Category Archives: NFL

Johnson, Travis

Card: Upper Deck Rookie Foundations 2005
Acquired: Purchase, Beckett.com 2010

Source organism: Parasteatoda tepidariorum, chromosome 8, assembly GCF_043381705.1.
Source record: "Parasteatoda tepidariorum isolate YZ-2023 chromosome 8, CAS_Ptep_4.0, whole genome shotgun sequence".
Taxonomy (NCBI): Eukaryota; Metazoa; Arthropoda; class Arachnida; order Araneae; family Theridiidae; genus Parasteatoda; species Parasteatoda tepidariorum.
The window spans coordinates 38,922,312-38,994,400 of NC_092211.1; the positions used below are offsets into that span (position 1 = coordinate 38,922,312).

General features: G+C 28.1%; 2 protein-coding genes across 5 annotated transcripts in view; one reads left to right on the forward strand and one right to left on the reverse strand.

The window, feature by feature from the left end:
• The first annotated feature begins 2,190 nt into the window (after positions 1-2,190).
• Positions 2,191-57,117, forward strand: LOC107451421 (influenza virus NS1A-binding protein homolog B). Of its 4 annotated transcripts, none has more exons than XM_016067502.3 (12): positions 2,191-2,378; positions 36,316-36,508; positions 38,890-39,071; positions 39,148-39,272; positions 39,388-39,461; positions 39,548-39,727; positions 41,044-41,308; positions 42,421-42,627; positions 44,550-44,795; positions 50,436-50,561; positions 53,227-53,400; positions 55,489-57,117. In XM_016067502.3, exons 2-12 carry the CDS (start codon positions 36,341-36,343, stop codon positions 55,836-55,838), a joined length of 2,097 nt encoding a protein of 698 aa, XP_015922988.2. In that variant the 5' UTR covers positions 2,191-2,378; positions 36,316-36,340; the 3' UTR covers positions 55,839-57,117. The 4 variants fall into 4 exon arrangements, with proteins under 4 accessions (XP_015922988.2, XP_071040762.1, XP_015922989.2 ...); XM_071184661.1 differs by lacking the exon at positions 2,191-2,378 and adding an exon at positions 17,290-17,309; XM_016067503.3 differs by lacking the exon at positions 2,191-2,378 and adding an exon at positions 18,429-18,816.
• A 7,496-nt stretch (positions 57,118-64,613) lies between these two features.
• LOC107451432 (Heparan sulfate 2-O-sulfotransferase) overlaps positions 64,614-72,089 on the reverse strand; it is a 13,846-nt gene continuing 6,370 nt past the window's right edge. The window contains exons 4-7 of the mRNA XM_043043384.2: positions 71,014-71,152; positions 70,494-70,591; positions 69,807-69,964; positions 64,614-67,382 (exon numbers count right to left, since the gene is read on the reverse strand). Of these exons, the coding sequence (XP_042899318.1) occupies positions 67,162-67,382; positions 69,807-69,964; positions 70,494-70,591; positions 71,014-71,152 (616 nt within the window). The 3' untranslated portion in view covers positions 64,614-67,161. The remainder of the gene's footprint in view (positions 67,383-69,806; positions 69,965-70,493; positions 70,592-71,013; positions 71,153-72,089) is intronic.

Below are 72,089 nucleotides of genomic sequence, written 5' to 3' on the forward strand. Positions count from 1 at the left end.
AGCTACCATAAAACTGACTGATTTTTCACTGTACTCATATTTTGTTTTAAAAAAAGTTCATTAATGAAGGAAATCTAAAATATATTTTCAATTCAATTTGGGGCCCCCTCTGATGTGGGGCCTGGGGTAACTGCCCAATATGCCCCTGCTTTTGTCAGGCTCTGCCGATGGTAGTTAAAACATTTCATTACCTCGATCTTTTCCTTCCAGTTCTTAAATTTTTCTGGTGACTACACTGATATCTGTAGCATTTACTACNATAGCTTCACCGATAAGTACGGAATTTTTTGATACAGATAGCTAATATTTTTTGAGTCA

Travis Johnson was the number one rated defensive tackle coming out of Florida State in 2005. The Texans (with Texas linebacker Derrick Johnson on the board) traded down drafting Travis with the 16th overall pick. It was considered an overall weak draft at this position. I was incredibly angry at this pick -but supportive of the team’s move going for an unglamorous position of need. Johnson saw playing time in his rookie season starting 3 games making a sack and 23 tackles. In terms of being a two gap lineman or having a high speed motor, Johnson would have problems amounting to even generating the power of a weed whacker- constantly outperformed by grizzled veterans and free agent fodder. In 2006, Johnson started 8 games making  just 11 tackles in the team’s 3-4 defense. After the season, head coach Dom Capers and the staff were fired. With a new regime and general manager in charge the Texans made the switch to a 4-3 defense. Starting 13 games in 2007 Travis had 41 tackles and 5 pass defensed and an interception from the defensive tackle position. In a controversial play against the Dolphins that season (that virtually ended quarterback Trent Green’s career,) Green dove low on a block, hitting Travis near the knees, flipping Johnson up in the air. As Green laid unconscious on the turf, Johnson got up and angrily lambasted the downed quarterback. He was reprimanded on the sidelines by head coach Gary Kubiak, but after the game, Travis maintained that he was angry about how Green was trying to end his career by diving at his knees. Johnson was largely labeled a ‘hood’ after the incident and maligned both in the media and by fans. His 2008 saw him playing more from the doghouse in a rotation of defensive tackles with occasional flashes of brilliance followed by complete mental lapses. During training camp in 2009 the Texans traded Travis to the San Diego Chargers for a conditional 5th round draft choice where he currently plays through 2010. The trade stunned the young tackle who was recovering from a sports hernia which he claims to have limited his effectiveness since his drafting. As the Texans certainly regarded this pick as a failure because of his non-eye opening stats, how he will be judged remains to be seen till his career ends.